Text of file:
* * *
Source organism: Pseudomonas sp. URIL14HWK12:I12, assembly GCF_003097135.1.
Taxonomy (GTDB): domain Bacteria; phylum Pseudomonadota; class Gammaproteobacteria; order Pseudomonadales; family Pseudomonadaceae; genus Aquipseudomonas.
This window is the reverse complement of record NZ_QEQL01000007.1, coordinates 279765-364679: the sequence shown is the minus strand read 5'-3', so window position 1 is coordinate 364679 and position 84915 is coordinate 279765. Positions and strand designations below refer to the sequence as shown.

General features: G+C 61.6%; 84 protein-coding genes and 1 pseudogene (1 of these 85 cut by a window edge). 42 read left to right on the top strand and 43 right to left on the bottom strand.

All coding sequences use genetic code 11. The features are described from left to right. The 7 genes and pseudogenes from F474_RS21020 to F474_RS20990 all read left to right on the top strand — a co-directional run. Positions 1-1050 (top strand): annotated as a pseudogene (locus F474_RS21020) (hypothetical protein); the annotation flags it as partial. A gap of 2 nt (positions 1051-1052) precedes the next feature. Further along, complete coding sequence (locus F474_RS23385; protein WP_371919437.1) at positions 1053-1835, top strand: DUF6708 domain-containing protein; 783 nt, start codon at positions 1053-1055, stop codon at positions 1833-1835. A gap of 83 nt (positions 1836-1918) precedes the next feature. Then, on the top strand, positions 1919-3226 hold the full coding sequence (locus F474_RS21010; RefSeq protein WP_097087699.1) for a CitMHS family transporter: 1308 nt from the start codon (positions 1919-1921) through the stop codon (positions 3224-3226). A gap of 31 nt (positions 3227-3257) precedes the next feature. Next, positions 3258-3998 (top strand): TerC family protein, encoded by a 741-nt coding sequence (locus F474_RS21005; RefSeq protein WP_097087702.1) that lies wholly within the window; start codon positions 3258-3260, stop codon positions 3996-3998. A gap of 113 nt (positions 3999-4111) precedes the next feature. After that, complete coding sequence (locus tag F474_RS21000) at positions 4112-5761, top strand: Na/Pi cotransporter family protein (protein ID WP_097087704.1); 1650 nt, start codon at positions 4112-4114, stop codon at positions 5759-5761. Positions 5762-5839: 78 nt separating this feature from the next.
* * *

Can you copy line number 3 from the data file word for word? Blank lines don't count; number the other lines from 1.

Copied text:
This window is the reverse complement of record NZ_QEQL01000007.1, coordinates 279765-364679: the sequence shown is the minus strand read 5'-3', so window position 1 is coordinate 364679 and position 84915 is coordinate 279765. Positions and strand designations below refer to the sequence as shown.